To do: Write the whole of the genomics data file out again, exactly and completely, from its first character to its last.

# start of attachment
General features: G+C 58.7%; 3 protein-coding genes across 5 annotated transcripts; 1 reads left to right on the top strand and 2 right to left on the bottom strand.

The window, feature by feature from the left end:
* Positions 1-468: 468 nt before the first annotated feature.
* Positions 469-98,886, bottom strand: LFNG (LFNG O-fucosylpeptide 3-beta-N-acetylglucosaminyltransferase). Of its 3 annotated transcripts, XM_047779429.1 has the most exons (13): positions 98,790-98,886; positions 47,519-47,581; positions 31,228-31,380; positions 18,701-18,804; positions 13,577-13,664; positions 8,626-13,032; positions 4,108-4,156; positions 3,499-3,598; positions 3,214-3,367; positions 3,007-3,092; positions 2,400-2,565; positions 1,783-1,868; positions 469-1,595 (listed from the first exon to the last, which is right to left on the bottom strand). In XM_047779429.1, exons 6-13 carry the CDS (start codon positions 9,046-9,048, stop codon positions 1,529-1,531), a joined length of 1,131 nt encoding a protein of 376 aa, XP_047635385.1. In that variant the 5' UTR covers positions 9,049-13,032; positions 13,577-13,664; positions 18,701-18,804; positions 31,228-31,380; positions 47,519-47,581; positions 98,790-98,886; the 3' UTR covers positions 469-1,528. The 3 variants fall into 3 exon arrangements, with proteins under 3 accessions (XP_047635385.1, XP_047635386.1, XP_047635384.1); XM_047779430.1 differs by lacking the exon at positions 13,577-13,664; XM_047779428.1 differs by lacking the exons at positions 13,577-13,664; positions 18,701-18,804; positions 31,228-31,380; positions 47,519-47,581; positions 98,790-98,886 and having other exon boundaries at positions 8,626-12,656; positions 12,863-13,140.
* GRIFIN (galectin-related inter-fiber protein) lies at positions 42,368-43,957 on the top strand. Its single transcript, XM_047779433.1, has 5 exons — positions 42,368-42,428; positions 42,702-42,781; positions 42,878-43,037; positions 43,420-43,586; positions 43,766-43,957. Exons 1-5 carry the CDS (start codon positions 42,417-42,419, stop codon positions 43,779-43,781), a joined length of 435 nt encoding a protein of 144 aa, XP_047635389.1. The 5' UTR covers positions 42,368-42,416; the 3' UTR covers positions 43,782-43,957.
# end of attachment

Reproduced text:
General features: G+C 58.7%; 3 protein-coding genes across 5 annotated transcripts; 1 reads left to right on the top strand and 2 right to left on the bottom strand.

The window, feature by feature from the left end:
* Positions 1-468: 468 nt before the first annotated feature.
* Positions 469-98,886, bottom strand: LFNG (LFNG O-fucosylpeptide 3-beta-N-acetylglucosaminyltransferase). Of its 3 annotated transcripts, XM_047779429.1 has the most exons (13): positions 98,790-98,886; positions 47,519-47,581; positions 31,228-31,380; positions 18,701-18,804; positions 13,577-13,664; positions 8,626-13,032; positions 4,108-4,156; positions 3,499-3,598; positions 3,214-3,367; positions 3,007-3,092; positions 2,400-2,565; positions 1,783-1,868; positions 469-1,595 (listed from the first exon to the last, which is right to left on the bottom strand). In XM_047779429.1, exons 6-13 carry the CDS (start codon positions 9,046-9,048, stop codon positions 1,529-1,531), a joined length of 1,131 nt encoding a protein of 376 aa, XP_047635385.1. In that variant the 5' UTR covers positions 9,049-13,032; positions 13,577-13,664; positions 18,701-18,804; positions 31,228-31,380; positions 47,519-47,581; positions 98,790-98,886; the 3' UTR covers positions 469-1,528. The 3 variants fall into 3 exon arrangements, with proteins under 3 accessions (XP_047635385.1, XP_047635386.1, XP_047635384.1); XM_047779430.1 differs by lacking the exon at positions 13,577-13,664; XM_047779428.1 differs by lacking the exons at positions 13,577-13,664; positions 18,701-18,804; positions 31,228-31,380; positions 47,519-47,581; positions 98,790-98,886 and having other exon boundaries at positions 8,626-12,656; positions 12,863-13,140.
* GRIFIN (galectin-related inter-fiber protein) lies at positions 42,368-43,957 on the top strand. Its single transcript, XM_047779433.1, has 5 exons — positions 42,368-42,428; positions 42,702-42,781; positions 42,878-43,037; positions 43,420-43,586; positions 43,766-43,957. Exons 1-5 carry the CDS (start codon positions 42,417-42,419, stop codon positions 43,779-43,781), a joined length of 435 nt encoding a protein of 144 aa, XP_047635389.1. The 5' UTR covers positions 42,368-42,416; the 3' UTR covers positions 43,782-43,957.